Since data are a University asset it is a requirement for all users who seek to use data from a UNSW system to obtain permission from the Data Controller prior to such use.

    Where there is a requirement to use data from one system in another system (or with an external party to the University) it is a requirement to obtain a signed data sharing agreement that has been approved by the relevant Data Controller.

    If you are unable to ascertain who is the Data Controller please check the UNSW Information Asset Register.

  • The Information Asset Register (also known as Sources of Truth) @ UNSW are those business systems that provide authoritative, primary sources of data. Identifying them helps avoid duplication and the use of inaccurate or outdated information.

    Systems of record @ UNSW are those business systems that have been evaluated as suitable for the capture and management of University records, they may often be Source of truth systems.

    This list of Sources of Truth at UNSW is managed by the Data & Information Governance Office - please advise of any additions or amendments via email

    Information on this topic for UNSW staff is now available on the Data & Information Governance Intranet.

  • The University is committed to protecting personal information in compliance with all applicable laws, and incorporates applicable legal requirements into the University’s processes, procedures and information systems.

    Personal information is any information from which a specific individual’s identity is apparent or can be reasonably ascertained.

    All UNSW staff and contractors are responsible for ensuring that they handle personal information in accordance with the University’s Privacy Policy and applicable supporting procedures.

    The University Privacy Officer supports this Policy by:

    • developing and implementing University wide privacy procedures;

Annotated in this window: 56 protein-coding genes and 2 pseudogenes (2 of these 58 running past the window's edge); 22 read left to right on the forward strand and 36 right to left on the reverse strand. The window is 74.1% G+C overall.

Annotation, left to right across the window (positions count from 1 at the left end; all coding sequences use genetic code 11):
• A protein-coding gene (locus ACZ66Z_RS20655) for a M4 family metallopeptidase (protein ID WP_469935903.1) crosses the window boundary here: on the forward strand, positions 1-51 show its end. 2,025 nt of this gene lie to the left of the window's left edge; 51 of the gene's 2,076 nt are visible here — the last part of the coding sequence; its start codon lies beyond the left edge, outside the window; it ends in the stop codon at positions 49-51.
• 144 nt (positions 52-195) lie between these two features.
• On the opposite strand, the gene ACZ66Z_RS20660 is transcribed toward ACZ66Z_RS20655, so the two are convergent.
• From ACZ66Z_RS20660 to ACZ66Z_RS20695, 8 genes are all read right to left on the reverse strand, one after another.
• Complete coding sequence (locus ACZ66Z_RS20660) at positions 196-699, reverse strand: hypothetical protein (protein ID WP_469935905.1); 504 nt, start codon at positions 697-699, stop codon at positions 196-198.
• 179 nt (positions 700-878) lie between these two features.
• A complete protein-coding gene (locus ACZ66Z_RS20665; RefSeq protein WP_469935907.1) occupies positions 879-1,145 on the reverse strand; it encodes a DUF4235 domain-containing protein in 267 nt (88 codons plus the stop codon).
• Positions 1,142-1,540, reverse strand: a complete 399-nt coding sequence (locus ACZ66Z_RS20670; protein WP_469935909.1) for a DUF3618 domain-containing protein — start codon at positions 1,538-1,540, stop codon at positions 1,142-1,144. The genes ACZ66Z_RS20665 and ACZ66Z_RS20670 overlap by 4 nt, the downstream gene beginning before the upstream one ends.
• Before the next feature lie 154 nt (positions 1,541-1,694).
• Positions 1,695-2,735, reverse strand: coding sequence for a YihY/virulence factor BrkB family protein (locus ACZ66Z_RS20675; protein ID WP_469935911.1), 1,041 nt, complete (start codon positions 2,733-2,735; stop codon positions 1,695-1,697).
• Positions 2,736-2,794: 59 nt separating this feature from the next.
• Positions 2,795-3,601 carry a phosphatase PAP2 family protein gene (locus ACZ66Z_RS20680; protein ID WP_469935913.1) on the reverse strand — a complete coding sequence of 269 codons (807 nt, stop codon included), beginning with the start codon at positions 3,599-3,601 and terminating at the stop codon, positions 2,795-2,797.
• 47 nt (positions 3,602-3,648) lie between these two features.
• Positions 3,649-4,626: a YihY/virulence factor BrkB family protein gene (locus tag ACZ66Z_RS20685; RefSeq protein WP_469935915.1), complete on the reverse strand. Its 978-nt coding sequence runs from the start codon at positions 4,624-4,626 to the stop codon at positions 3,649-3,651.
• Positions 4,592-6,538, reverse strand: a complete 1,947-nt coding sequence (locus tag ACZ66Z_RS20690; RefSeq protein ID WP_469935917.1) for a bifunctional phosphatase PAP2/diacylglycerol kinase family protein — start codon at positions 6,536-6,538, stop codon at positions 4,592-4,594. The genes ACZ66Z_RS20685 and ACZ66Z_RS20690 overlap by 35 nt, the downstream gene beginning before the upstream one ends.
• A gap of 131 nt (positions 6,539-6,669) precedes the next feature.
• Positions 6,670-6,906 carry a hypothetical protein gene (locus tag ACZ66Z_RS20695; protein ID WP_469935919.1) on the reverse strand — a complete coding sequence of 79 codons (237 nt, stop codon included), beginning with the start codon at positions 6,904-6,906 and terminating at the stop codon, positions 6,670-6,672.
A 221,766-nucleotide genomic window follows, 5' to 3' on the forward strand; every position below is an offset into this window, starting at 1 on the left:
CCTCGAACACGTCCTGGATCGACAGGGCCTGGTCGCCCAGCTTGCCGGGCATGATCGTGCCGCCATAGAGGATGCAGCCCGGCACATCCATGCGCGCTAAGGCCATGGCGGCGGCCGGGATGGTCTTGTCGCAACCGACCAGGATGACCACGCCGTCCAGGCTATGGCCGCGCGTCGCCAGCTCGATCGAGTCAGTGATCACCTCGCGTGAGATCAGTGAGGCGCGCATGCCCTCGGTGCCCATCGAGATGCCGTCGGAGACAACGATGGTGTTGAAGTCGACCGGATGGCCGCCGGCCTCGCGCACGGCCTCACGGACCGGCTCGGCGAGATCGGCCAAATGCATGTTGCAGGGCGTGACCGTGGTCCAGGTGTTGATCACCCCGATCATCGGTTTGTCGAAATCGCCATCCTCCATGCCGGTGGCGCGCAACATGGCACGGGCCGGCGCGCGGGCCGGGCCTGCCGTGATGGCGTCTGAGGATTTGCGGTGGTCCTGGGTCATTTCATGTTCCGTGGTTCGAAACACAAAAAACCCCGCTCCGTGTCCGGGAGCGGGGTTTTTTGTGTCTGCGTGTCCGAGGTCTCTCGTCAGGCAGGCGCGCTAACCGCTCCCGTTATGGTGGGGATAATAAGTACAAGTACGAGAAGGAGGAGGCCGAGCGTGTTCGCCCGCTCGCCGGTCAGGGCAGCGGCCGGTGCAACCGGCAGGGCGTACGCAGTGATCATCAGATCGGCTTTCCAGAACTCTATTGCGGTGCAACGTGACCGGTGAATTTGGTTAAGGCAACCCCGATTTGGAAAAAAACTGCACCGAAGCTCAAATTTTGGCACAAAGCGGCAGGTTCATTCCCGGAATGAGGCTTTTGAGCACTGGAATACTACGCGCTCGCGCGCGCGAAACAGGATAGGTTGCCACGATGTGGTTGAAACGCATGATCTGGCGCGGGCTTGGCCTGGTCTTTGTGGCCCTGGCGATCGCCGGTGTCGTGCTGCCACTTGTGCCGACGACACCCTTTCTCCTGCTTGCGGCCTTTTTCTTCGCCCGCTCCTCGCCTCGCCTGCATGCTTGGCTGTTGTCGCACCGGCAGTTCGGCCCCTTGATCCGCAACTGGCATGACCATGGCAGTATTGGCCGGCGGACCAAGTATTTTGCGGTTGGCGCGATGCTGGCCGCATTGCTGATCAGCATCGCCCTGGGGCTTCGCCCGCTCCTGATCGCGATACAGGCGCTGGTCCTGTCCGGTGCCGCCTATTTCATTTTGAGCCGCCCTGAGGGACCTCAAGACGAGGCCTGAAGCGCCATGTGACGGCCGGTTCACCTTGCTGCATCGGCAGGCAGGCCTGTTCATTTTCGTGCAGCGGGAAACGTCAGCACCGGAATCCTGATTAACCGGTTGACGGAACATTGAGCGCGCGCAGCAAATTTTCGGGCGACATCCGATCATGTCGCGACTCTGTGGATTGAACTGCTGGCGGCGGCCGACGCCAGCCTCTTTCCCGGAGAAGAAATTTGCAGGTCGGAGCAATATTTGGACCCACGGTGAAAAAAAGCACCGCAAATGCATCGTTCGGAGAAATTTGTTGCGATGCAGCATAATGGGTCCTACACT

• supporting staff to by providing advice on privacy obligations and develop local protocols and privacy statements
    • conducting internal reviews of privacy complaints.

    You can contact the Privacy Officer via email:

    For more information regarding privacy at UNSW check our Legal and Compliance office.

    Note: we have published a zID Usage Guideline to assist with any questions regarding the permitted uses of zIDs.

  • Better managed records mean better business outcomes.

    All staff and contractors or the University have an obligation to make and keep full and accurate records of their activities. A record is any document made or received as part of your work that provides evidence of action. The University owns these records and together they form a vital organisational asset.

    All records of the University must be captured to an appropriate, compliant business system. These systems may be transactional enterprise-level ones such as NewSouth Financials, PiMS, SiMS, and the University’s corporate recordkeeping system, RAMS, or they may be other business systems that have been identified and assessed as compliant. Refer to Introduction to Recordkeeping for more information.

    Compliant business systems have controls in place to ensure the requirements of a record, such as their evidentiary fixed nature, retrievability, security controls, and disposal management, are met.

    Personal Network Drives (H:\ Drives), Microsoft One Drive (or other hosting services such as Dropbox), or Network Shared Drives do not meet these basic requirements and are not suitable for the capture and storage of University records.

    The University maintains an enterprise recordkeeping system, RAMS, that is available to all UNSW staff to allow for the capture and management of University records not already captured to a compliant business system. For more information refer to UNSW's Systems of Record.

    You can contact Records and Archives, or go to the RAMS website for more information on how to access RAMS and manage your records.

    All staff should be aware of the Recordkeeping Policy and the Recordkeeping Standard.